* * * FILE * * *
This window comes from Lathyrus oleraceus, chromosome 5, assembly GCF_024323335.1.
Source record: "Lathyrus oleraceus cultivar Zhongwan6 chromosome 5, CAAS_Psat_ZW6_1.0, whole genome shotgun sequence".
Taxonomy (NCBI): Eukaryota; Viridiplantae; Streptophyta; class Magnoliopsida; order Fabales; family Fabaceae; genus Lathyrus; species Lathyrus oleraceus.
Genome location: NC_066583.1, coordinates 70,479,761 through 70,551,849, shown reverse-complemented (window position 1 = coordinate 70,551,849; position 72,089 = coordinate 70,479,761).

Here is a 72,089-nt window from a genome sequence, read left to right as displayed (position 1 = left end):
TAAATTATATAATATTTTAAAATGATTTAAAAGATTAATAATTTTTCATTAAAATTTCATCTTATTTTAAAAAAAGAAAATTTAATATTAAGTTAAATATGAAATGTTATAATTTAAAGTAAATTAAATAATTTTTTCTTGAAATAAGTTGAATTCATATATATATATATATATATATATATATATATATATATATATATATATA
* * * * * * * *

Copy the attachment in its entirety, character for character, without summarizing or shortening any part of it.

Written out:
This window comes from Lathyrus oleraceus, chromosome 5, assembly GCF_024323335.1.
Source record: "Lathyrus oleraceus cultivar Zhongwan6 chromosome 5, CAAS_Psat_ZW6_1.0, whole genome shotgun sequence".
Taxonomy (NCBI): Eukaryota; Viridiplantae; Streptophyta; class Magnoliopsida; order Fabales; family Fabaceae; genus Lathyrus; species Lathyrus oleraceus.
Genome location: NC_066583.1, coordinates 70,479,761 through 70,551,849, shown reverse-complemented (window position 1 = coordinate 70,551,849; position 72,089 = coordinate 70,479,761).

Here is a 72,089-nt window from a genome sequence, read left to right as displayed (position 1 = left end):
TAAATTATATAATATTTTAAAATGATTTAAAAGATTAATAATTTTTCATTAAAATTTCATCTTATTTTAAAAAAAGAAAATTTAATATTAAGTTAAATATGAAATGTTATAATTTAAAGTAAATTAAATAATTTTTTCTTGAAATAAGTTGAATTCATATATATATATATATATATATATATATATATATATATATATATATATA